Hawa Adam (right), organizer Luley Amir (second from left) and other iftar attendees
Less than an hour before sunset on July 4, Malyun Kassim arrived at the Colchester mosque with trays loaded with 500 homemade beef samosas. The food wasn't for an Independence Day potluck but for iftar, the evening meal during the Islamic holy month of Ramadan, when Muslims break their day-long fast.
"This is sadaqa" — the Arabic word for charity — the 23-year-old Burlington woman said.
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Asminka Karadza and Senadina Camdzic
For the past four years, Kassim's family has been baking the triangular-shaped pastries and bringing them to the mosque for iftar. Her family had been chopping vegetables and beef, as well as rolling dough, since 10 a.m.
Kassim's Somali family is among Vermont's growing Muslim population. Worldwide, Muslims number 1.6 billion. Roughly 5,000 live in Vermont, a board member of the Islamic Society of Vermont estimates. The community has expanded in recent years with the influx of immigrants working at companies such as IBM and refugees from Muslim countries resettled in the area. For the past month, Vermont Muslims have spent the long summer days abstaining from food and drink — as well as smoking and sexual relations with their spouses — waiting patiently for sundown.
Fasting during Ramadan is one of the five pillars of Islam, basic acts that are the foundation of Muslim life. Because the Islamic calendar is based on the lunar cycle, Ramadan begins at a different time each year. In 2015, it started at sundown on June 17 and will end at sundown on Thursday, July 16. During this time, Muslims are also expected to avoid gossiping, backbiting and idle talk, while increasing acts of worship, including performing additional nightly prayers, reading the Koran and giving to charity — hence the samosa delivery.
Fasting during Ramadan allows Muslims to attain piety and remember those who don't have food or drink, said Islam Hassan, imam of the Colchester mosque. It also "dissolves social boundaries," he said, because "everyone starts eating at the same time."
It's common for Muslims to share the evening meal with families or friends at mosques, restaurants or in their homes. Hassan likened the iftar to Thanksgiving dinner. "Fortunately, we have that for 30 days," he said.
If it were up to him, the area's Muslims would gather at the mosque every day for iftar. But Hassan's congregation currently hosts the communal meals only on Saturdays and Sundays. About 200 people typically attend.
As soon as the sun set on July 4, the congregants broke their fast by eating dates or drinking water, following the example of Muhammad. As is common in mosques, the men and women ate in different sections of the site.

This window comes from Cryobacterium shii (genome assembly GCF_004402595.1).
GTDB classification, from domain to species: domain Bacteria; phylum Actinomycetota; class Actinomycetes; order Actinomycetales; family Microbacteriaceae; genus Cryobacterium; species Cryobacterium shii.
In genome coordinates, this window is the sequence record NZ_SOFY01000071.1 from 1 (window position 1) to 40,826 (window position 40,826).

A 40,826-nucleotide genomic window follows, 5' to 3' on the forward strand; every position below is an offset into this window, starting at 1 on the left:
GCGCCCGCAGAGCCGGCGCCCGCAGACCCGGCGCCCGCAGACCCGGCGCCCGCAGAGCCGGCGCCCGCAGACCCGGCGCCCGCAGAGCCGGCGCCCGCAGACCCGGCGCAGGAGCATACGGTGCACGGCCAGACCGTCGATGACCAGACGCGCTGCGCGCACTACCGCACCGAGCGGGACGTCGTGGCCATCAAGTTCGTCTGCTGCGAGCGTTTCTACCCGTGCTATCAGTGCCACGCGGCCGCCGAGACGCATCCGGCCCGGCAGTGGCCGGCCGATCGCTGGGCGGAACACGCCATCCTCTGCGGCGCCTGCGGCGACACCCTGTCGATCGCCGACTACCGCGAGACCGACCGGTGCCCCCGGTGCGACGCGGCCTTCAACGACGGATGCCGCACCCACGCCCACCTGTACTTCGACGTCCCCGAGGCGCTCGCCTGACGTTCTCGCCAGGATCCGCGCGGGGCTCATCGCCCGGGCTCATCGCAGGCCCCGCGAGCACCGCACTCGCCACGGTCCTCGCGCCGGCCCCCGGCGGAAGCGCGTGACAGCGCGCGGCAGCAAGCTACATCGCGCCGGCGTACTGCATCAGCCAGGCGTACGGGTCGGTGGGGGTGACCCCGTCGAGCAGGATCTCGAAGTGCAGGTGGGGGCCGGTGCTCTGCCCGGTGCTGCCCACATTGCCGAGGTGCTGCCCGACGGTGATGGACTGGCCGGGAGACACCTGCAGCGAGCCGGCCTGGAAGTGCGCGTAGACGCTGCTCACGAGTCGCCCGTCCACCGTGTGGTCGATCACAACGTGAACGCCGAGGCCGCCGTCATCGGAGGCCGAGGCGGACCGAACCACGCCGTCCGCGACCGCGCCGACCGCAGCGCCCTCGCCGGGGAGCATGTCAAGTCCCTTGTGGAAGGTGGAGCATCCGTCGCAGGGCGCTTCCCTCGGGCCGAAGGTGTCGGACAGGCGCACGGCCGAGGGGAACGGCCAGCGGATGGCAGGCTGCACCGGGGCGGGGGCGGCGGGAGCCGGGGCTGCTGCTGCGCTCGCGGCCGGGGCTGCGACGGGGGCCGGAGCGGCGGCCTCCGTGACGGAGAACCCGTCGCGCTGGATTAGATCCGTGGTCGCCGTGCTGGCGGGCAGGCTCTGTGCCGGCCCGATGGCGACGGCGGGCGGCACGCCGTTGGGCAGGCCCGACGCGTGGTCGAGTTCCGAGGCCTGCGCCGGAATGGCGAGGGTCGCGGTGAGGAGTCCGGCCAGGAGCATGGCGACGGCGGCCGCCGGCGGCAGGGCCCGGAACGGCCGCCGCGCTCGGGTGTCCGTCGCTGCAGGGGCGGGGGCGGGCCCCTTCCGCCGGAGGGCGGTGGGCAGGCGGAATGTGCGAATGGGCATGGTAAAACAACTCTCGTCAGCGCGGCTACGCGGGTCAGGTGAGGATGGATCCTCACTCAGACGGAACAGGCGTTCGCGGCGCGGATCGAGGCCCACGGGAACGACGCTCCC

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Fathima Sameen (second from right) and her family
The Colchester group has its own contemporary tradition: Its various ethnic communities take turns preparing the evening meal. That night, the mosque's Somali contingent, including Kassim's family, had been busy cooking. By the time Ramadan concludes, the congregation will have sampled Indian, Bangladeshi, Bosnian, Somali, Turkish and Arab cuisines.
"There's some friendly competition," said Youness Jamil, treasurer of the Islamic Society of Vermont, which founded the Colchester mosque in 1999. The communities bear the cost of preparing iftar because Muslims believe acts of charity get double the reward during Ramadan.
Some of the dishes the Somalis cooked included samosas, yellow rice, beef stew, black pepper chicken and mandazi — fluffy, triangular fried dough. But they also prepared food more familiar to Western palates such as pasta, pizza, egg salad and banana bread.
The ethnic-themed dinner did not deter Senadina Camdzic and Asminka Karadza from contributing Bosnian desserts such as hurmasice, a cake soaked in syrup, and oblande, a walnut and chocolate wafer cake.
"We want to help; a little goes a long way," said Camdzic, who earlier had taken a photograph of her desserts among the array of food.
After performing the dusk prayer, the women flanked the buffet, and the lines moved quickly. The seats soon filled up, but many did not mind tucking into their food while sitting on the carpeted floor.
For many, iftar is also a time to catch up with friends and relatives. Faiza Abdullahi, whose family decided to bake Arabic and Turkish desserts for the Saturday meal instead of Somali ones, said those who come from Muslim households may take iftar for granted.